So we can loop through all the boards and with this

(2 + j*6):(2+5+(j+1)*6)

we can determine the first and last row we need to look at for each board. We have an offset of 2, because we ignore the first two lines (one are the numbers, one is empty) and then we always add 6. The end is then 5 lines down (in python the upper end of an interval is never included).

Right now let’s look at the Board class. At first I thought a class was a bit much, but after considering that we need to save the entries and also keep track of which numbers are already marked/crossed off on the board, a class seemed easier. So we have two numpy arrays, each 5×5.

class Board:
    def __init__(self):
        self.board = np.zeros((5,5), dtype=int)
        self.marked = np.zeros((5,5))

    def read_from_lines(self, lines):
        for i in range(5):
            line_entries = [int(entry) for entry in lines[i].split(' ') if entry != '']
            self.board[i] = line_entries
    def check_called_number(self, called_number):
        if called_number in self.board:
            indices = np.where(self.board == called_number)
            self.marked[indices[0], indices[1]] = 1

    def check_win(self):
        return self.marked.all(axis=0).any() or self.marked.all(axis=1).any()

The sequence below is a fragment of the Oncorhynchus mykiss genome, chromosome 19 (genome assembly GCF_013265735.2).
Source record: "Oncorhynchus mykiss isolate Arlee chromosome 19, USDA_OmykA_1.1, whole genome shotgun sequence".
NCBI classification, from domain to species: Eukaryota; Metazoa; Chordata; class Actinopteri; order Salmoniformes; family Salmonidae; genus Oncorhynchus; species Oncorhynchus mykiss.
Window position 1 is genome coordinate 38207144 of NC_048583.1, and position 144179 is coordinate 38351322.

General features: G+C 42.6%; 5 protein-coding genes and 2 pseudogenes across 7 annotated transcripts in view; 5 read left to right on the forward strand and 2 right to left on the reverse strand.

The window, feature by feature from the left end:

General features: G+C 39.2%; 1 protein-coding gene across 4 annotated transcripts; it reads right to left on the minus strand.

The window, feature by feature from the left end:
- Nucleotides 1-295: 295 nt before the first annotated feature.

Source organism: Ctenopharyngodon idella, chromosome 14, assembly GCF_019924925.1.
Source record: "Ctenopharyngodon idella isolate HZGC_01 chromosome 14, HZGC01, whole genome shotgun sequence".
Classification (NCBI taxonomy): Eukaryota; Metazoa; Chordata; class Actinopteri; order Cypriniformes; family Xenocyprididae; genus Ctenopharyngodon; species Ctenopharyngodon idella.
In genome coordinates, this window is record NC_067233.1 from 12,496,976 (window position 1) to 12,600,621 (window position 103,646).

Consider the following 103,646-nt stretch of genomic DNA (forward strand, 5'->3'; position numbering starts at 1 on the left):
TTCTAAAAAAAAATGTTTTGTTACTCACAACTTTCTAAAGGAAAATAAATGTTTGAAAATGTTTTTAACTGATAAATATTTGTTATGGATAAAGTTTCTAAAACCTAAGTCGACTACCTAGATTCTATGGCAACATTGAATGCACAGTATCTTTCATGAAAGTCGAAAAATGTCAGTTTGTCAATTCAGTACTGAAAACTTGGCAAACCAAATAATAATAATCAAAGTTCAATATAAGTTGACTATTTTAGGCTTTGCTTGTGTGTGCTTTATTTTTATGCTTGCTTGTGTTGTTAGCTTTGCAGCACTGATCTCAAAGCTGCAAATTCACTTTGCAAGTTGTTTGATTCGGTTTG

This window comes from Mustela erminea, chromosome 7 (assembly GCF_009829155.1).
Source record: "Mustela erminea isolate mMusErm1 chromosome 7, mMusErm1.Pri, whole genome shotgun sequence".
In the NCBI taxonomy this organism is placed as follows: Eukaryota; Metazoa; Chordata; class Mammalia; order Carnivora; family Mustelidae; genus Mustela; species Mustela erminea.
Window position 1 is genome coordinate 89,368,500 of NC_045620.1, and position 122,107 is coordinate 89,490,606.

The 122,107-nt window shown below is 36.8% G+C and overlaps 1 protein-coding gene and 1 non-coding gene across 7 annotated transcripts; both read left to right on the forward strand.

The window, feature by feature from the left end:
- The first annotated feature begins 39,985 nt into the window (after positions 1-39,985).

def calculate_score(self, called_number):
        return (self.board * (self.marked==0)).sum() * called_number

At first we only use the read_from_lines method in my above code, which splits the line at a whitespace and converts each entry to an integer. We also ignore empty entries that arise during this because the number-entries in the text can also be separated by multiple whitespaces.

The other two methods are used in the following function:

def find_first_winner(called_numbers, boards):
    for called_number in called_numbers:
        for j in range(len(boards)):
            if boards[j].check_win():
                print(f"Board {j+1} won!")
                return j, called_number

Here, we loop through all called numbers and for each number, we take each of the boards and check if the number is present on that board. If it is present we use numpy.where to find the position on the board and set the entry on the marked array to 1/True. Afterwards we check if the board has won, because once the first board has one, we need to stop marking numbers so we can calculate the score. If we would continue marking numbers, the score would be smaller since it is the sum of all unmarked numbers.